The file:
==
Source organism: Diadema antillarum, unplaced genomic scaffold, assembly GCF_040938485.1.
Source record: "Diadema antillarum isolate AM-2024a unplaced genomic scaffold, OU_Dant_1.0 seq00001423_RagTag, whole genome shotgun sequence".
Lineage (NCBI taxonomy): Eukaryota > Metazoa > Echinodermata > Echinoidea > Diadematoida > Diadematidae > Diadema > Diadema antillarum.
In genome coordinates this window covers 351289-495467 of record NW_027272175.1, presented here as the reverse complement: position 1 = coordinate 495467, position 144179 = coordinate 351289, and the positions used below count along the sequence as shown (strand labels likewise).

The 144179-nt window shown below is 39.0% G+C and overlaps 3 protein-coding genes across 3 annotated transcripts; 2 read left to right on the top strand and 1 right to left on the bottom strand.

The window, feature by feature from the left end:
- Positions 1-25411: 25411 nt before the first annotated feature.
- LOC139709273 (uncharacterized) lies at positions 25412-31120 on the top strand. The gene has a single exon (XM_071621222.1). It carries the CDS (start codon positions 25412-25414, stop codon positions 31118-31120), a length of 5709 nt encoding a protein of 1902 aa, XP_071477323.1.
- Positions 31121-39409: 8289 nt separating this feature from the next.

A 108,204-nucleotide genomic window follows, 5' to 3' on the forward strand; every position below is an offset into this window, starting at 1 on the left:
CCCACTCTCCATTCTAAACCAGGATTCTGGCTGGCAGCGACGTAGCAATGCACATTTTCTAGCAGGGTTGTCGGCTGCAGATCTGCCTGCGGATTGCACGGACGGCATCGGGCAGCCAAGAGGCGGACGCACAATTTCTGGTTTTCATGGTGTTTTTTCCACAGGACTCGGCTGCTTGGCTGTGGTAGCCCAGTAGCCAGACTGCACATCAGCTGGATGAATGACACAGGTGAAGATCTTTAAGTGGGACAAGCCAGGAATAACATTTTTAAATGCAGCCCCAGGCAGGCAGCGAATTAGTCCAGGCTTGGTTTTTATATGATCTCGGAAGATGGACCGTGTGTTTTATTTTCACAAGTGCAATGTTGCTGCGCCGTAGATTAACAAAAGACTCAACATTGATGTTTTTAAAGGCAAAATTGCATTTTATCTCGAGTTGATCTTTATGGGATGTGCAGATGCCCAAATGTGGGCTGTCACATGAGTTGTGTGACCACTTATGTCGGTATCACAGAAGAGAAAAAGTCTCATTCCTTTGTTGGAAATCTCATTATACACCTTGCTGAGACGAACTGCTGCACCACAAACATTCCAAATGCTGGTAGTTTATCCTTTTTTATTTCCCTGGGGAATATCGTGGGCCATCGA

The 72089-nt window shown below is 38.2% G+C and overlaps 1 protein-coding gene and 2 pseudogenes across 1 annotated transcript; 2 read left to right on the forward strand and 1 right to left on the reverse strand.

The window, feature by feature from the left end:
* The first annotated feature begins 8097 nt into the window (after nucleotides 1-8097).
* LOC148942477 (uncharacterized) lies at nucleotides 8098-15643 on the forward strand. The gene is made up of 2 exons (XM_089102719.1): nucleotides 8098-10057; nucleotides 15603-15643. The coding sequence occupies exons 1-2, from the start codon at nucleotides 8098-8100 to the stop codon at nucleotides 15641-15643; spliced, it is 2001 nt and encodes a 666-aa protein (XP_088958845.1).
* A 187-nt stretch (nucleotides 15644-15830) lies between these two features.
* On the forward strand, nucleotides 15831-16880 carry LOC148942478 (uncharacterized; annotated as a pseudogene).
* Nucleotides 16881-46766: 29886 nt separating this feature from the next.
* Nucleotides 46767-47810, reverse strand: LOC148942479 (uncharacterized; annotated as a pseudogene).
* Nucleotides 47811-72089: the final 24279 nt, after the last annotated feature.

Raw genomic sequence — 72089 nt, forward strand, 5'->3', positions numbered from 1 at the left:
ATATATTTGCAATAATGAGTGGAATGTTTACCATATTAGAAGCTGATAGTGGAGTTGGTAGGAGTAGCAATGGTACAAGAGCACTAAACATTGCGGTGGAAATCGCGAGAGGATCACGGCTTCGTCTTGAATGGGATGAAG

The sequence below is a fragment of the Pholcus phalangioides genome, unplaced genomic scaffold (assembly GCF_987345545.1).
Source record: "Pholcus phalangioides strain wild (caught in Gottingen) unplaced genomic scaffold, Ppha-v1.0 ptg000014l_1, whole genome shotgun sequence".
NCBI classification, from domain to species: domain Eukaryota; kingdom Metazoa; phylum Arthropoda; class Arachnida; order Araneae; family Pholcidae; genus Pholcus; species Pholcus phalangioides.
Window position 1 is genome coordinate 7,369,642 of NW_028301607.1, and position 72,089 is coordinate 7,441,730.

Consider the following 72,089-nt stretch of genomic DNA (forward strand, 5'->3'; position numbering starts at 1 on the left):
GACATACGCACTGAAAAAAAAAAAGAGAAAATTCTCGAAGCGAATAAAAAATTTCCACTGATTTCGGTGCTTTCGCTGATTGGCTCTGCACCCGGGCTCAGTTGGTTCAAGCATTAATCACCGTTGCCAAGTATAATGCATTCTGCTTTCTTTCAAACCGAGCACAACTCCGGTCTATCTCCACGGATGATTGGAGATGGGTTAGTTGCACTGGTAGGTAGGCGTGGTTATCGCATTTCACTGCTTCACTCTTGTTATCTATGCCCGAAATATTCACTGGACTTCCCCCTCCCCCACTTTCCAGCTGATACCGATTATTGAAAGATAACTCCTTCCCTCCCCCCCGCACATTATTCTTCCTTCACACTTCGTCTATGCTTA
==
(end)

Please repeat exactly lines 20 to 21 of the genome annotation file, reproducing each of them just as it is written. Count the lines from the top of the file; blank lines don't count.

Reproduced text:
* Nucleotides 47811-72089: the final 24279 nt, after the last annotated feature.

Raw genomic sequence — 72089 nt, forward strand, 5'->3', positions numbered from 1 at the left: